【EXTECH Explores】Better battery and faster charging is the new EVs norm. EEC is ready.

【EXTECH Explores】

   A 10 min Read

Electrical Vehicles (EVs) are getting popular each day; every automobile company is rolling out its latest generation of EVs to grab customer’s attention. Recently, electric pick-up trucks are becoming the hottest trend within the industry. Due to its sizes, the powertrain and design to build for long last. Many companies improve their battery capacity and their charging rate to accommodate this challenge. To be toughened for any environment, these trucks also need to pass the highest reliability and electric safety tests. In this article, we will be covering the latest EV battery and charging station related standards.

The fuel for new EVs, now needs a tougher test

As the capacity of the battery increase, so does the aspects of safety issues that need to be concerned. UL 2580 (Outline for Batteries for Use in Electrical Vehicle) has set strict requirements on the electrical safety tests to ensure users' safety (see Table 1). To test whether the battery can maintain normal operation under the worst environment, UL 2580 mandates the Hipot test to see if the battery can handle up to around 2800V (more than 20 times of household voltage). In addition, to ensure the ground wire can redirect the fault current away when the battery is not functioning properly, it requires the ground continuity (GC) or ground bond (GB) test to measure if the ground wire has less than 0.1 Ω of resistance.

A better battery needs to pass the Hipot and GC test by the UL 2580 safety standard to minimize shock hazards even when it is malfunctioning. Most EEC customers select the SE Series Electrical Safety Analyzer when performing the test on UL 2580. As it is a compact size design and capable of performing ACW, DCW, IR, and GB testing in one system. A 4-in-1 safety analyzer makes the testing operations simple and intuitive and in overall, achieving the highest work productivity.

Table 1: Electrical Safety Test of EV Batter

CriteriaHipot Test GC (GB)
EV BatteryUp to ~2800V

Without Damage

No More Than 0.1Ω
Source: UL subject 2580 Outline for Batteries for Use in Electrical Vehicle

 

Faster the charging, stricter the tests

Currently, the methods to charge EVs is through conductive charging, and divided into DC and AC charging devices. Other novel methods (such as automatic and wireless charging) need extra time to evaluate their safety concerns and corresponding standards. Since new charging technology still under development, we focus on the relevant standards for conductive charging equipment in this section.

To protect our safety, EV charging stations also need to pass the tests required by IEC 61851 (see Table 2). The maximum nominal voltage of charging stations is 1500V DC and 1000V AC. In the electrical safety test, charging stations divide into two levels based on additional reinforced insulation protection in a fault state.

Class 1 only has basic insulation protection; the Hipot test voltage is up to 2700V. Class 2 has extra reinforced insulation protection, so the Hipot test voltage is double the test voltage of Class 1. The IR test requires Class 1 to have at least 1mΩ, but Class 2 needs to reach or higher 7mΩ. No matter which level it is, the ground wire's resistance should not exceed 0.1Ω, so the fault current can easily pass through it. The charging station's touch current (TC) should not exceed 3.5mA to ensure the users have no electric shock risk during the charging.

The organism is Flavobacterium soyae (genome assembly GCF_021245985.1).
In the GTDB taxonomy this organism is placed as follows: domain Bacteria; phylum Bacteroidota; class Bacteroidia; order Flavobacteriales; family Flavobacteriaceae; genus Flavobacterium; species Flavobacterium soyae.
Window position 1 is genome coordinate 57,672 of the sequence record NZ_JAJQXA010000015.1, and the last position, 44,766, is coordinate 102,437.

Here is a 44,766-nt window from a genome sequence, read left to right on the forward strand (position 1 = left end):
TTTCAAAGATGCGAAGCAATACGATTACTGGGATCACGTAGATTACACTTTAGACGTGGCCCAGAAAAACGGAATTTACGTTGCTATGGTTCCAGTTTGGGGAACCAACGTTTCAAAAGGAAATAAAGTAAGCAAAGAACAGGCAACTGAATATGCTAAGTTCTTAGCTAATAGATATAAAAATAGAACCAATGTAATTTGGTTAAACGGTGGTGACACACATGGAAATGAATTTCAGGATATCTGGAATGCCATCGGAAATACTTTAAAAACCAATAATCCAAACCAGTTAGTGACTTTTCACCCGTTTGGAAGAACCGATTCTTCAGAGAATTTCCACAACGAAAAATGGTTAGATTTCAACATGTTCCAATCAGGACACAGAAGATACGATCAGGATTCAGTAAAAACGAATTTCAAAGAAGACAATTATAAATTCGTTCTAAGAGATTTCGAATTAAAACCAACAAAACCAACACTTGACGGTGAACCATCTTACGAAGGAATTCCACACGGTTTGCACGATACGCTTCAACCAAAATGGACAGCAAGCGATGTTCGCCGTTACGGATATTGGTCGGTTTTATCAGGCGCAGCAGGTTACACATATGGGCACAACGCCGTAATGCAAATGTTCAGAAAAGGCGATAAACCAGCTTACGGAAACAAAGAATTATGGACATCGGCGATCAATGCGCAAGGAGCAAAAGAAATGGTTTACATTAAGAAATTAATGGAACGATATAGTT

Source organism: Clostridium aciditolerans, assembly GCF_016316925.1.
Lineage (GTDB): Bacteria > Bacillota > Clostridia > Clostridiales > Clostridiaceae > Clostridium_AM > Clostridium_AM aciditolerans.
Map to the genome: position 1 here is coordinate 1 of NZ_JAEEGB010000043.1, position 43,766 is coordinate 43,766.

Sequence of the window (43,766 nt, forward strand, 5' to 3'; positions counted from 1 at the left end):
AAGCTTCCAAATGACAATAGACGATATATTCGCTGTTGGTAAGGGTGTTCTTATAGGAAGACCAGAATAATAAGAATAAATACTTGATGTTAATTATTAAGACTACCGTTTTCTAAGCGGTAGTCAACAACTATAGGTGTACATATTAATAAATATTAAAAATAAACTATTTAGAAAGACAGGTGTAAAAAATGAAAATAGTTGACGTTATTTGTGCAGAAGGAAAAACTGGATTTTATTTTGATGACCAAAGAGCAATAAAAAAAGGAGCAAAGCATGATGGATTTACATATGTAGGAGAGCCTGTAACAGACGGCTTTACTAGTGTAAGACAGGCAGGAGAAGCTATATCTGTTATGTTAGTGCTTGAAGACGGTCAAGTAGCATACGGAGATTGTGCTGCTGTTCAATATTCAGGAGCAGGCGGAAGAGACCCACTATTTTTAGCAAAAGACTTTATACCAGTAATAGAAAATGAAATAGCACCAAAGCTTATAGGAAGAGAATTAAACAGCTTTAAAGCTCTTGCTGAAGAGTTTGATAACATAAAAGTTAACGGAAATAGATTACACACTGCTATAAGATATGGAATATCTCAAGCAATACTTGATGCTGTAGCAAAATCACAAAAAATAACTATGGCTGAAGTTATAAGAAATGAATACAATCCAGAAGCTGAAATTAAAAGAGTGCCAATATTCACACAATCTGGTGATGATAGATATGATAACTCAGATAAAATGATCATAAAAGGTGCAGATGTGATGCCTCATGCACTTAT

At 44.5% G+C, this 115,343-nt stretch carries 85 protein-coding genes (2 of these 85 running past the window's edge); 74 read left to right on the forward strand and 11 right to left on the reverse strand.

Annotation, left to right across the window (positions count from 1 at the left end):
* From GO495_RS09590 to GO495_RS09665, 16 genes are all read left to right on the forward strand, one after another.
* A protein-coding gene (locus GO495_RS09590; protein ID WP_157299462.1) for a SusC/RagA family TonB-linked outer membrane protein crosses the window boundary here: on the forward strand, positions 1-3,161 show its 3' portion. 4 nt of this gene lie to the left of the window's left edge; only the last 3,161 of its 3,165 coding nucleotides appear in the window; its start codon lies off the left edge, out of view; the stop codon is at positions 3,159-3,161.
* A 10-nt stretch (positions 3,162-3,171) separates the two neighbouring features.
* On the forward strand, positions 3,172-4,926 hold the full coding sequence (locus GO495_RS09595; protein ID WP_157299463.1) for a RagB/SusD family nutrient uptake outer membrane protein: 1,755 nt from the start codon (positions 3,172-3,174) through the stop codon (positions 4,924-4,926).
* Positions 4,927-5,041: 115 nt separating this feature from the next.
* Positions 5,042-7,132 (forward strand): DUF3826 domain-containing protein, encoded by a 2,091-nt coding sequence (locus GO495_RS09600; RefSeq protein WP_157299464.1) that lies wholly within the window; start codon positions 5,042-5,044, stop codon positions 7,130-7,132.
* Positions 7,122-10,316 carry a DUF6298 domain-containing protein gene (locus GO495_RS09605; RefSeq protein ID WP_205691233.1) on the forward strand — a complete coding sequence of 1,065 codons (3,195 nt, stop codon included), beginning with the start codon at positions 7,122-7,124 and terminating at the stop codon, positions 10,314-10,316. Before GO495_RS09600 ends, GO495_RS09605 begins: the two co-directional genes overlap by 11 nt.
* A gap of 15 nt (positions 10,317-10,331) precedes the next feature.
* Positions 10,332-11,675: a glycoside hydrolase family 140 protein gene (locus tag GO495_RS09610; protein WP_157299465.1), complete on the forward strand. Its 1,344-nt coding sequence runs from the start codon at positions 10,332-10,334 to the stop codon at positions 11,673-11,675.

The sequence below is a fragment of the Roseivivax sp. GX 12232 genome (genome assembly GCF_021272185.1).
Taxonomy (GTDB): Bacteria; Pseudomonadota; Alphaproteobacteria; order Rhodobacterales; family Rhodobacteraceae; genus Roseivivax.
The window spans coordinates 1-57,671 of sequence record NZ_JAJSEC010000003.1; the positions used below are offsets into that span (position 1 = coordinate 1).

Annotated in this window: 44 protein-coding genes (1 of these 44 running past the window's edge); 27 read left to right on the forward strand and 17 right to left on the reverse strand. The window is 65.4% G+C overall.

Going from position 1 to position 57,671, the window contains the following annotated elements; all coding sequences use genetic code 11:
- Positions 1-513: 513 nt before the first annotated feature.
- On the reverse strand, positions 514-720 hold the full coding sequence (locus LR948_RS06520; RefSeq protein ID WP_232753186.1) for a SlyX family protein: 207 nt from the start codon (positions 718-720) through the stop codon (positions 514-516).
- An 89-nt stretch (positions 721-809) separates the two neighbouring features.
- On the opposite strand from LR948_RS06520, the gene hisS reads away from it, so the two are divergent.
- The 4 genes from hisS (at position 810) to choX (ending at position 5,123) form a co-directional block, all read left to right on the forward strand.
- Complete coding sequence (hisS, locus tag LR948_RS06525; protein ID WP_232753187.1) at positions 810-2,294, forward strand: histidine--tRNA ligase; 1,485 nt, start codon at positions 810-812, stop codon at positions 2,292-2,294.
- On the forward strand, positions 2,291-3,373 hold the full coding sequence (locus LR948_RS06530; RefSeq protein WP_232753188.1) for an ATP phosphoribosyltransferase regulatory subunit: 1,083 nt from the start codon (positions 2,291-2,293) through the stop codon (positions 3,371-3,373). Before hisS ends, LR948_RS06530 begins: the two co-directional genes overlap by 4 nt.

When greater power charging the car faster, the charging station need to pass the required tests. Hipot, IR, GC/GB and TC tests set by IEC 61851 to avoid electric shock or other hazards when charging the EVs. EEC’s flagship 7-in-1 safety analyzer, the ESA Series Electrical Safety Compliance Analyzer is the number one choice for EEC’s customers to perform a complete safety testing. With built-in seven different human-body-simulation measuring devices (MDs), making touch current testing simple. Also, when performing functional tests. EEC recommends the 6300 series three-phase AC power supply. With a maximum output of 150kVA, it can act as a power supply when performing charging station tests.

Table 2: Electrical Safety Test of EV Charger

CriteriaHipotIRTCGC (GB)
Class 1 Up to 2700 V1mΩNot Exceed 3.5mANot Exceed 0.1Ω
Class 2

Up to 5400 V

7mΩ

Class I: charger with basic insulation and protective bonding for protection

Class II: charger with basic insulation plus additional insulation/ reinforced insulation

Source: IEC61851-1 Electric vehicle conductive charging system – Part 1: General requirements

 

Safety is EEC’s Priority

When companies introduce their new, high performance electric vehicles. No matter how much greater the battery capacity or higher charging voltage. Safety testings are continue to remain on the top priority.

EEC has more than 40 years of industry experience. Our instruments has been testing across many of our electric vehicle customers. We are always on the front line to ensure our products are in compliance with the latest safety standards. If you would like to learn more about EV testing, simply click here. Or contact our sales representative for complete EV testing information.

 


Issue 11 – October 2020

Extech Explore is Extech Electronics Co. (EEC) monthly e-Newsletter that provides rich and intelligent content covering latest company news, electrical testing insights, solutions and applications. Please click here to subscribe. Happy Reading!


About EEC

For 40 years, Extech Electronics Co. (EEC) has been producing cutting-edge electrical safety testers and AC power sources for a variety of industries. We strive to earn our customers’ trust by consistently offering dependable products, services, and reliable support for all testing applications.